4. The C&C is performed via blog web sites.  The bad guys (in this case Immunity) setup a blog and they design the backdoor / bot to query for some key words on the blog site (so the blog can be deleted and a new one can be setup and as long as there is a blog post with the keywords indexed by the blog server - the malware would find it when it performs a search on the blog site for blog entries with the keyword).  They used keywords that were topical or related to current events that would seem like things one migth search a blog site for.

  5. Once the bot malware located the keywords in a blog post there was a blob of base 64 encoded data following the keywords.  The decoded data was actually a signed / encrypted command of some kind.  The signing / encryption is important to prevent replay attacks etc.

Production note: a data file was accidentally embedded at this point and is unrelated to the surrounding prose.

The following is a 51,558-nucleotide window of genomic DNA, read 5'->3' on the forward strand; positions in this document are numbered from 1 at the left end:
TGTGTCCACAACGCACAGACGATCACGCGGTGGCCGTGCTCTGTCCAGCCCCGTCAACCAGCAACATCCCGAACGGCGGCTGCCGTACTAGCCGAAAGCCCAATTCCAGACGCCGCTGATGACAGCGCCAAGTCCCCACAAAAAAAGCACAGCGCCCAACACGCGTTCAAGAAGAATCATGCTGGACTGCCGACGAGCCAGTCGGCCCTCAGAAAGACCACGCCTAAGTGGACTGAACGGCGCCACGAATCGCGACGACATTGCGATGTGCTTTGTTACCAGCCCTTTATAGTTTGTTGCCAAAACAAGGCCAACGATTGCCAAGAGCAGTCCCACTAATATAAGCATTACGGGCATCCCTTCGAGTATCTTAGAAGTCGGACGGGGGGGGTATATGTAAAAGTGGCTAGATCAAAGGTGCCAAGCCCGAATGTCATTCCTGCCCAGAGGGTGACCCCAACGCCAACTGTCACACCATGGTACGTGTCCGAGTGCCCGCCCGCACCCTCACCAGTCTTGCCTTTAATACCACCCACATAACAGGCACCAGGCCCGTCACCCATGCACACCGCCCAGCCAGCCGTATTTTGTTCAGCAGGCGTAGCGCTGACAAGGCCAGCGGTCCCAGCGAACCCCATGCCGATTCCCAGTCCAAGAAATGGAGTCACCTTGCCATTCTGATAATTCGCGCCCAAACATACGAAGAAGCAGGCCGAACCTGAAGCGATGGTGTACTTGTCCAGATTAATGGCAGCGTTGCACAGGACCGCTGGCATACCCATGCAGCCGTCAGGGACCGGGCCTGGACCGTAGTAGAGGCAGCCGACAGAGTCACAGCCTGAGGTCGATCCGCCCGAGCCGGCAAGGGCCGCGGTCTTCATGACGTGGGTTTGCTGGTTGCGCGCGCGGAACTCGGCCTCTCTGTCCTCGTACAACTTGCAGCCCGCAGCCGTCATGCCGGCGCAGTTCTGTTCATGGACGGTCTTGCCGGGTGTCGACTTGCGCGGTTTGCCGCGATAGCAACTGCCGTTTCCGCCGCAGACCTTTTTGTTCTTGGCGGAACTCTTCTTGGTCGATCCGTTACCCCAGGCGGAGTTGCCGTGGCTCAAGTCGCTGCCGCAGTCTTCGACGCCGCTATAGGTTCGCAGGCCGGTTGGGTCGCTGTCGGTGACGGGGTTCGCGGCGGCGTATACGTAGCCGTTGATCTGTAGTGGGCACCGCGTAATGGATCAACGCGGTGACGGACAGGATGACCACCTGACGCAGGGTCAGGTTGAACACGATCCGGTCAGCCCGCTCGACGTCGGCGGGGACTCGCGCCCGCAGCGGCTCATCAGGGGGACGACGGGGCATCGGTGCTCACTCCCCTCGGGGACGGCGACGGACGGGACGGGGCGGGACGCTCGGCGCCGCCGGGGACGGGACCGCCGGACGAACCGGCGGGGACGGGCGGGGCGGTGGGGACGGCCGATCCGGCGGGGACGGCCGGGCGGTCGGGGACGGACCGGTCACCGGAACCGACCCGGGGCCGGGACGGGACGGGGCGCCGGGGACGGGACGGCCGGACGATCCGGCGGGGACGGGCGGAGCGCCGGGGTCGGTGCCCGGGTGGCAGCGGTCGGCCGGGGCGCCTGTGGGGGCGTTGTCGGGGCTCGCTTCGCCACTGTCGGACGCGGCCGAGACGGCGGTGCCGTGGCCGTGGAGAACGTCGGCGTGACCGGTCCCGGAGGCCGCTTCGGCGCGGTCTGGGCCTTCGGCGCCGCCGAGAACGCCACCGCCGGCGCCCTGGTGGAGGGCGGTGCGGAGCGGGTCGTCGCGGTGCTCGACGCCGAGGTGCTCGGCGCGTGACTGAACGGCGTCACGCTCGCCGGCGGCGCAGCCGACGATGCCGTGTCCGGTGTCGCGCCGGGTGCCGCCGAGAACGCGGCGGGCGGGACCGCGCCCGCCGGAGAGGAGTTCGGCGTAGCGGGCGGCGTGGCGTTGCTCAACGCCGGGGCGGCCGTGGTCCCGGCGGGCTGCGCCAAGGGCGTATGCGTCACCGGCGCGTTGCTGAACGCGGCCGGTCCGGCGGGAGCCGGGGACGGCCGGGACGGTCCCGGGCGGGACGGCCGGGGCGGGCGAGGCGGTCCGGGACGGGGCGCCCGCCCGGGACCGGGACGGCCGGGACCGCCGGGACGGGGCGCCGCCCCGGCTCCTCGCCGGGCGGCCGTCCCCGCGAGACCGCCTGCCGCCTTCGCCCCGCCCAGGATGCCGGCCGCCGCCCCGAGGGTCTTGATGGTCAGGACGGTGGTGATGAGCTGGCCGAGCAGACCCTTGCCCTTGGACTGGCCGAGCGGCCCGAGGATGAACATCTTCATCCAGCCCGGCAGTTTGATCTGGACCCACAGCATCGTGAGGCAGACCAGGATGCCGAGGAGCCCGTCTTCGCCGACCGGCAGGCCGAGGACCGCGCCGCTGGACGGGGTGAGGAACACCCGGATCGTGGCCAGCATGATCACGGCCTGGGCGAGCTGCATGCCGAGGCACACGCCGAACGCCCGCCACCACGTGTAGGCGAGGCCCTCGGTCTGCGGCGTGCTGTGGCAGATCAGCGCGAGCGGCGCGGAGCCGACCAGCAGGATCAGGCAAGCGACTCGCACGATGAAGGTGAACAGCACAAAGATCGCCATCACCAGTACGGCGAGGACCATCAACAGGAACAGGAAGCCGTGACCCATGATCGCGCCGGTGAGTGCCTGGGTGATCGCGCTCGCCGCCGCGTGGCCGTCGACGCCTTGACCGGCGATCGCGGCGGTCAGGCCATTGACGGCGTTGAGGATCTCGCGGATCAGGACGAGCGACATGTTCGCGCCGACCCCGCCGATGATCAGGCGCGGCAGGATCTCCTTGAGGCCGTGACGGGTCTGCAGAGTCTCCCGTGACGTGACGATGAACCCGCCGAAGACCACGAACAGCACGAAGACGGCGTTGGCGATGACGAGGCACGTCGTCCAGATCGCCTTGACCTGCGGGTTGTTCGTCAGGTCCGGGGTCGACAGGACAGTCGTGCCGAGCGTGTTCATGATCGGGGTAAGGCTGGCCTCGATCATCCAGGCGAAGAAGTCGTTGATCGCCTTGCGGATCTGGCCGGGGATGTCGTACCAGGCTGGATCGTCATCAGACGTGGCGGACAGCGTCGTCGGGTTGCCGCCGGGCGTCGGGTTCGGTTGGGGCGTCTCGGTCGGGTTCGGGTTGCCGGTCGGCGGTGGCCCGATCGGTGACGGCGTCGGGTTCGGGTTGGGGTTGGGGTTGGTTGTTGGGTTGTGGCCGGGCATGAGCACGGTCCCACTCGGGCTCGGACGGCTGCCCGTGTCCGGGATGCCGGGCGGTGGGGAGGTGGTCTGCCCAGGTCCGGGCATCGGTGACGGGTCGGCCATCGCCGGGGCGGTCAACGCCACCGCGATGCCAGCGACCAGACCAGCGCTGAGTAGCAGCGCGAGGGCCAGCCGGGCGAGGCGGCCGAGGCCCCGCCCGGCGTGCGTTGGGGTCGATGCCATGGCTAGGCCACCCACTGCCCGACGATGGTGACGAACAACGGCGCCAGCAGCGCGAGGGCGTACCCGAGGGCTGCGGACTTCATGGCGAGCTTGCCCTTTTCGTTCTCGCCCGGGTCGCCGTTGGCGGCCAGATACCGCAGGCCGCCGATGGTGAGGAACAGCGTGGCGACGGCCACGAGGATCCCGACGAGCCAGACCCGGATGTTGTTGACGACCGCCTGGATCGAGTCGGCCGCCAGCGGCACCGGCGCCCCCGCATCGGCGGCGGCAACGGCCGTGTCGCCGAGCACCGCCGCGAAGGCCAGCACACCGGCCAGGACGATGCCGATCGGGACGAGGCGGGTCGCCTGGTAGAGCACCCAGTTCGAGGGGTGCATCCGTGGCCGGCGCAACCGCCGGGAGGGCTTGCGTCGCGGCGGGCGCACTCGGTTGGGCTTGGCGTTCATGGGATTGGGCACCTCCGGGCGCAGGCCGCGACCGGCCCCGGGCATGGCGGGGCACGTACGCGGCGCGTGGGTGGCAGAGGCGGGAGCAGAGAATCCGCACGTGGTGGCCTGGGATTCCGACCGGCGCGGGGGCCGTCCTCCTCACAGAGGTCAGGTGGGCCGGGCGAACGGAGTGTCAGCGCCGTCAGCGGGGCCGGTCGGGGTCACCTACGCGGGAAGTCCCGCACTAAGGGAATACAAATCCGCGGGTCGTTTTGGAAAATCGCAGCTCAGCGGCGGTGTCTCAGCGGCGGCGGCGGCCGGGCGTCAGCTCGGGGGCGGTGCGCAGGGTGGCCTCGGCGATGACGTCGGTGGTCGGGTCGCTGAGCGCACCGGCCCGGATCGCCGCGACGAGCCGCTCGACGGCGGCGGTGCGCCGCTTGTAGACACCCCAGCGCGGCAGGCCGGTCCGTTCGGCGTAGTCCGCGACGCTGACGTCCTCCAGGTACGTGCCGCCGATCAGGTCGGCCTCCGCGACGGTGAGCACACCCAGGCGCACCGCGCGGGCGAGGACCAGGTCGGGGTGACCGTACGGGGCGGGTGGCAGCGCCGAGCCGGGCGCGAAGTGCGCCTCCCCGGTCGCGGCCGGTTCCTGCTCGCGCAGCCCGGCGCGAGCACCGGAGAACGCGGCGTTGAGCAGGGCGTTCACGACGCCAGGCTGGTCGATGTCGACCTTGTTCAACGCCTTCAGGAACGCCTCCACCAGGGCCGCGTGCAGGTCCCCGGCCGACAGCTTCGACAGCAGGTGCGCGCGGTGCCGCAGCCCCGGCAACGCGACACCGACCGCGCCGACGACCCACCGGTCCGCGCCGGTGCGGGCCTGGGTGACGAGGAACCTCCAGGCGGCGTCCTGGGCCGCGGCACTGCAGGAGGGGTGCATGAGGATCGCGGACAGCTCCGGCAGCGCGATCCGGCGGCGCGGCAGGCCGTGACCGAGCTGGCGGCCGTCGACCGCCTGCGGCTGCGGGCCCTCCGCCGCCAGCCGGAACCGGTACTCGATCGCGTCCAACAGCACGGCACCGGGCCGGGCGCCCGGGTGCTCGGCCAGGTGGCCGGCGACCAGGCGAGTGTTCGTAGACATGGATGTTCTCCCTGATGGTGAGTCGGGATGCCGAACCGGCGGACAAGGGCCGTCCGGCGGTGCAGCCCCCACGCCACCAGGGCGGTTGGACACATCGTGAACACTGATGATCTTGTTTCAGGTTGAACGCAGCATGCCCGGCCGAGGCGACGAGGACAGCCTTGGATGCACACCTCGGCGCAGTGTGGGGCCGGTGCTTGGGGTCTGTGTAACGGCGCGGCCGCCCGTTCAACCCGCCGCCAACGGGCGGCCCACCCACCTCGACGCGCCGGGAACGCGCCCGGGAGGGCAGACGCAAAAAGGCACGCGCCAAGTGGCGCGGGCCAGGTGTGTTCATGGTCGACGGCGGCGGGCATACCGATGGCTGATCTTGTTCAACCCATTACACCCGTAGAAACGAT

Something very similar to this was presented at the Seattle Toorcon beta last year and I remember being blown away by the researchers who found evidence that this is actually already being used on various blog sites by real bad guys.  Outside of that conference and now this one - I've never seen anyone else talk about this technique let alone real world malware / bad guys using it.  It is indeed fairly clever . . . and once you start thinking of a blog as a blind drop for your bot / backdoor commands it gets really interesting.   You could actually post your commands in a *legitimate* blog as a comment to that blog post!  so the bad guys don't even need to create a new blog - they can repurpose an existing one and use it for C&C with their bot hosts . . .  I as a former IR guy was more interested in the malware being used on the client . . . Sinan mentioned that it removed itself from the loaded module list so that it was 'invisible' but clearly there is still evidence in the registry as all one would have to do would be to examine shell extensions - which Autoruns can do for you rather quickly . . .